Gavel to Gavel: Hard lessons to learn

By Robert Sheets
Guest Columnist | August 1, 2013

Phillips Murrah Director Robert Sheets

Robert N. Sheets, a Firm founder, is a Director in the Commercial Litigation Practice Group. He represents both privately-held and public companies in a wide range of commercial litigation matters.

Many are torn over a Florida jury’s acquittal of neighborhood watchman George Zimmerman. Would his case have played out the same way in Oklahoma?

The ruling brings further scrutiny to “stand your ground” laws even though these laws were not brought up in Zimmerman’s trial; his lawyers argued simple self-defense. However, self-defense is anything but simple.

A defendant can be convicted of first- or second-degree manslaughter in Oklahoma. In Florida, a jury has only the first-degree option. In Oklahoma, second-degree manslaughter occurs when the death is caused by the defendant’s culpable negligence – the omission to do something a reasonably careful person would do, or the lack of usual ordinary care and caution in the performance of an act.

Florida’s manslaughter statute requires that the victim’s death be caused by culpable negligence. Florida’s jury instructions state that a merely negligent act isn’t sufficient – the defendant must consciously perform an act or course of conduct likely to cause death or great bodily harm.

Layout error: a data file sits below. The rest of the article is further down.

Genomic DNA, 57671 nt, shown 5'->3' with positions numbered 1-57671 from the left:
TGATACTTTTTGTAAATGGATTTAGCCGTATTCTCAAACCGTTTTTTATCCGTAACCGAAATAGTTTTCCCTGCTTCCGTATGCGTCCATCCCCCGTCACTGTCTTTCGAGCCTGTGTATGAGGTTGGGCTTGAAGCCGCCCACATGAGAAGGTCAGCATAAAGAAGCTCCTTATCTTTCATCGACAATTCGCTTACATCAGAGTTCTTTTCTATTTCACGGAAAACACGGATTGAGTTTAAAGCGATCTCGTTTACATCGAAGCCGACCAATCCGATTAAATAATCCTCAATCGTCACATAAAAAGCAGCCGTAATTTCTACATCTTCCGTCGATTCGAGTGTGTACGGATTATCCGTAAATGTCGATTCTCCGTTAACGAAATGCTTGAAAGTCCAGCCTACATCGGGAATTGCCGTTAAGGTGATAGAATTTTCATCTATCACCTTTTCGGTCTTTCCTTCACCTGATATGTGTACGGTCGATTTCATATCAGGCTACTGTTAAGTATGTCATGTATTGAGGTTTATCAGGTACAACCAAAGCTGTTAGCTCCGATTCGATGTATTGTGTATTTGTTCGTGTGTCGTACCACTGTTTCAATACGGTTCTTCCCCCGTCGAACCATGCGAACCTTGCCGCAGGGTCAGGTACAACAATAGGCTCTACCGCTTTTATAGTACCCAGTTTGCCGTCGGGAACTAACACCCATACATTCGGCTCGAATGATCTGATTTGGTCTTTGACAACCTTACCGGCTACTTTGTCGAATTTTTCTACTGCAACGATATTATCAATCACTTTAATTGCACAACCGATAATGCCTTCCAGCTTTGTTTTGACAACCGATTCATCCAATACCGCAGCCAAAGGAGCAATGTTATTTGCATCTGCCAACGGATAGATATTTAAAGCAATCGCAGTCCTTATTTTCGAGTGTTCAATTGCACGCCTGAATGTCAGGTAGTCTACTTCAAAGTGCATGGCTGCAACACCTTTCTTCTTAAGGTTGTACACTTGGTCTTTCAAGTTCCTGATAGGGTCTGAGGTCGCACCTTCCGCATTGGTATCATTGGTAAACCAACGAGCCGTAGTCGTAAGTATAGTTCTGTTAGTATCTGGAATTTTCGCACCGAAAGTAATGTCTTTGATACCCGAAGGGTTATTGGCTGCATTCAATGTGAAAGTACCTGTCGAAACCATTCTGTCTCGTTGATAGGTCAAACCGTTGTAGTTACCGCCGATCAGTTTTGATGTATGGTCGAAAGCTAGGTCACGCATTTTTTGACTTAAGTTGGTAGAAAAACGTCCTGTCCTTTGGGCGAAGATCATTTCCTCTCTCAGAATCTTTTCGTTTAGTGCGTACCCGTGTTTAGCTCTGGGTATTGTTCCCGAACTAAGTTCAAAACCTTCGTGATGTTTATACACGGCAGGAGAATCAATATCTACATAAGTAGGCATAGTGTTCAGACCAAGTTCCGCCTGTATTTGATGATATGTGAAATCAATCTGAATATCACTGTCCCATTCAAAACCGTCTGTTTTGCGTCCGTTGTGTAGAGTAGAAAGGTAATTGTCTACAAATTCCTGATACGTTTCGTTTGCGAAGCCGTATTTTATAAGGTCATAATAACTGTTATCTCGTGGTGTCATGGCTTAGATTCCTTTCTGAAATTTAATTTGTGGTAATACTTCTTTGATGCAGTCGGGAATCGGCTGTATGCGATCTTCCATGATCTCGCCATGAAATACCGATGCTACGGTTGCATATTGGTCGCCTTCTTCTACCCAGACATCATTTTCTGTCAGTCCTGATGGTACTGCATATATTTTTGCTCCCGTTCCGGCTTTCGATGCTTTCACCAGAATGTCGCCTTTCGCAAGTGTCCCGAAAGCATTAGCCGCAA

When Zimmerman left his car and followed Trayvon Martin against the advice of police, it could appear that Zimmerman’s actions may have met Oklahoma’s requirements for second-degree manslaughter.

In our state, self-defense is a defense to manslaughter, but self-defense is not available to a person who is the aggressor – defined as a person who by his or her wrongful acts, provokes, brings about or continues an altercation. Thus, Martin would have had no duty to retreat, but may stand firm and use the right of self-defense against an aggressor.

In light of Florida’s ruling, many states are now taking a closer look at their own “stand your ground” laws, despite this not being used as a defense in Zimmerman’s case. Oklahomans should look to November when state Rep. Mike Shelton, D-Oklahoma City, plans to launch a review of Oklahoma’s “stand your ground” and open-carry laws. Shelton has not indicated if he intends to push for repeal of these laws.

That said, this case is a tragedy as it has led to the death of a young man in the beginning of his life. My prayers are with the Martin family for the loss of someone so young and with the nation as a whole, in hopes we can come together and learn from this tragedy.

Robert Sheets is a civil litigator and director at Phillips Murrah P.C. in Oklahoma City.